Bob -

What I'm trying to find out is what is the amount of 1245 in the property received (#2) the FMV property given (#1) and in the basis (#5) and in the accumulated depreciation (#6).

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Customer reply replied 9 years ago
Steve sorry for difficulty.
1.FMV-$1,985,000    sec 1245 is $96,676        depreciation on property given up.(1245)
2. $1,996,528. FMV property received
5.782,801 (1245 sec $96,676
6.682,801 (1245)sec $96,676
My Question is
1. My CPA said that sec 1245 recapture (96,676)must be paid now,at exchange,and cannot be rolled-over into received property,
2. He said that I cannot depreciate the received property. Are these statements correct? please give me the rule.
Bob S
Tax Professional: MequonCPA, Certified Public Accountant (CPA) replied 9 years ago

DearCustomer-

The terms of Section 1031 require that you exchange property for like kind property. Thus the Section 1031 applies separately to the exchange of real estate for real estate and personal property for personal property.

From what I can see, there would be no depreciation to take on the real property because you have exchanged on an almost dollar for dollar basis. You would only have depreciation if the Fair Market Value of real estate you acquired was more than the Fair Market Value of the property given up. In that case you would had had to either add cash to the transaction or take out a mortgage. Even in that case, only the excess would be depreciable.

You have fully depreciated the real property. The total cost was $685,125 and the depreciation taken was $585,125 the $100,000 difference would normally be the land which is not depreciable.

If your exchange included segregation of the 1245 property from the real property and the value placed on the 1245 property was $96,676 then your accountant is correct.

In reality if the cost of the 1245 property was $96,676, in all likelihood its current fair market value is something less than that. That value is what would need to be recaptured at the time of the transaction.

In theory there is also some section 1245 property included with the real estate you acquired. If this is the case you may also be able to defer the income on that portion of the transaction too. This is similar to when you trade in a car used for business, you continue to defer the gain/loss until ultimately sell the vehicle.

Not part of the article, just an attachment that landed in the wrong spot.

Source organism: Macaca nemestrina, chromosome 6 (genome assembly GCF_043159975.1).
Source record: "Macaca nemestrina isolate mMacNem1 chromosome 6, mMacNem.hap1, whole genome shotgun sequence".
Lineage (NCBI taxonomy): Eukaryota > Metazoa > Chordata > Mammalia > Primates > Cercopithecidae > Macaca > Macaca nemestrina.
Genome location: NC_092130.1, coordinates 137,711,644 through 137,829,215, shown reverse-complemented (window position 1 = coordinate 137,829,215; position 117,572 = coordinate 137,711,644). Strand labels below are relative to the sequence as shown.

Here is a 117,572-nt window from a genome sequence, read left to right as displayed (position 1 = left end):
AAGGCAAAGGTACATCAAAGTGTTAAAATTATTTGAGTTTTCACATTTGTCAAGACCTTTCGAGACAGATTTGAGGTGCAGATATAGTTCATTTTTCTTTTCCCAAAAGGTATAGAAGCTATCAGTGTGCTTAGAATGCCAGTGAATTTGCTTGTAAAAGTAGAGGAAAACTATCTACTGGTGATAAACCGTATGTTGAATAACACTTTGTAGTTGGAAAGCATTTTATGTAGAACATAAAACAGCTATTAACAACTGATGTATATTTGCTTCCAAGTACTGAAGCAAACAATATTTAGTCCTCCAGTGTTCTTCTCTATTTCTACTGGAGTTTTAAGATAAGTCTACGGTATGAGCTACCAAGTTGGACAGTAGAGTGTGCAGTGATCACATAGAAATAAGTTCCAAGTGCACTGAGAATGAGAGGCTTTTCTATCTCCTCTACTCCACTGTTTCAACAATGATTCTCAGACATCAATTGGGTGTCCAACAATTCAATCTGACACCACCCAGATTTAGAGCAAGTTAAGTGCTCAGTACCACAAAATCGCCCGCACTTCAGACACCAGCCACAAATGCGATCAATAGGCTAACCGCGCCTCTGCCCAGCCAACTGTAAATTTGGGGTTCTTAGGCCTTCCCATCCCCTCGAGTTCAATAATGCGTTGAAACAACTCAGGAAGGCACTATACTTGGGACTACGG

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Customer reply replied 9 years ago
Steve,
I do not understand your answer fully and have some questions for you. I must leave town for the weekend now and will return MOnday.I will hit the accept button now if you promise to talk to me about this when I return Monday. You have been very patient with me. My CPA has not been as patient.
Let me know if we can talk when I return.
Bob S
Tax Professional: MequonCPA, Certified Public Accountant (CPA) replied 9 years ago

Bob -

No problem. I'm doing some traveling this weekend also.

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Customer reply replied 9 years ago
Hi Steve.
We are leaving right now but when you answer please send the authority and your answer.
Thanks- Bob S
Tax Professional: MequonCPA, Certified Public Accountant (CPA) replied 9 years ago

Bob -

I've returned from my trip.

What additional questions did you have.

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Customer reply replied 9 years ago
Steve,
Now that we are both back we can continue.(Please review My previous questions First)
My CPA says I must pay taxes on $97,000 of Sec 1245 depreciation from the 1031 exchange I have done.(above) The 1031 intermediary thinks I do not have to pay it now.( hope he is right) Please tell me who is right and send me the IRS ruling the supports your answer.
Bob Sanchez
Customer reply replied 9 years ago
Steve,
Please answer my last questions?
Bob S
Customer reply replied 9 years ago
Steve,
Third request
Please answer my questions or if you prefer not to than return my money and I will not bother you again.
Bob Sanchez
Customer reply replied 9 years ago
Steve,
4th request to return my money for not answering my question. If you do not return my money,I will start a big stink with JUST ANSWER.
I have never pressed the accept button. You have never answered my question only given me a guess.
XXXXX XXXXX
PS- Have an official of JUST ANSWER reply to ths email